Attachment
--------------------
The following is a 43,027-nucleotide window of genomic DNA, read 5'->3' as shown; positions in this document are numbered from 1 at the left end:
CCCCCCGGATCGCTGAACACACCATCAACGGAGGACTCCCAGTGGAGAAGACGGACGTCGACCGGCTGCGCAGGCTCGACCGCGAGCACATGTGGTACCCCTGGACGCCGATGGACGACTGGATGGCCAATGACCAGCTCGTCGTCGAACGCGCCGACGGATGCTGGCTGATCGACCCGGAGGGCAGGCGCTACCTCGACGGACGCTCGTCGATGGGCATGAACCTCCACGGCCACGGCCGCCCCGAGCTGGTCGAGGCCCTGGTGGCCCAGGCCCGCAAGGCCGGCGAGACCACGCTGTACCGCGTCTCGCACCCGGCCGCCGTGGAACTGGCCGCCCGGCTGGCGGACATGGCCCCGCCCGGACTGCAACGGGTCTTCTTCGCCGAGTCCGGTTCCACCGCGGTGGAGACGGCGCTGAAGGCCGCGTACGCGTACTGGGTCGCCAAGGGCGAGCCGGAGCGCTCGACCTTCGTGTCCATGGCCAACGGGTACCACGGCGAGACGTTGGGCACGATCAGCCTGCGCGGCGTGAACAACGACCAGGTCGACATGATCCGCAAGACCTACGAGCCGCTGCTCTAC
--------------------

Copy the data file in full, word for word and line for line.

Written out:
The following is a 43,027-nucleotide window of genomic DNA, read 5'->3' as shown; positions in this document are numbered from 1 at the left end:
CCCCCCGGATCGCTGAACACACCATCAACGGAGGACTCCCAGTGGAGAAGACGGACGTCGACCGGCTGCGCAGGCTCGACCGCGAGCACATGTGGTACCCCTGGACGCCGATGGACGACTGGATGGCCAATGACCAGCTCGTCGTCGAACGCGCCGACGGATGCTGGCTGATCGACCCGGAGGGCAGGCGCTACCTCGACGGACGCTCGTCGATGGGCATGAACCTCCACGGCCACGGCCGCCCCGAGCTGGTCGAGGCCCTGGTGGCCCAGGCCCGCAAGGCCGGCGAGACCACGCTGTACCGCGTCTCGCACCCGGCCGCCGTGGAACTGGCCGCCCGGCTGGCGGACATGGCCCCGCCCGGACTGCAACGGGTCTTCTTCGCCGAGTCCGGTTCCACCGCGGTGGAGACGGCGCTGAAGGCCGCGTACGCGTACTGGGTCGCCAAGGGCGAGCCGGAGCGCTCGACCTTCGTGTCCATGGCCAACGGGTACCACGGCGAGACGTTGGGCACGATCAGCCTGCGCGGCGTGAACAACGACCAGGTCGACATGATCCGCAAGACCTACGAGCCGCTGCTCTAC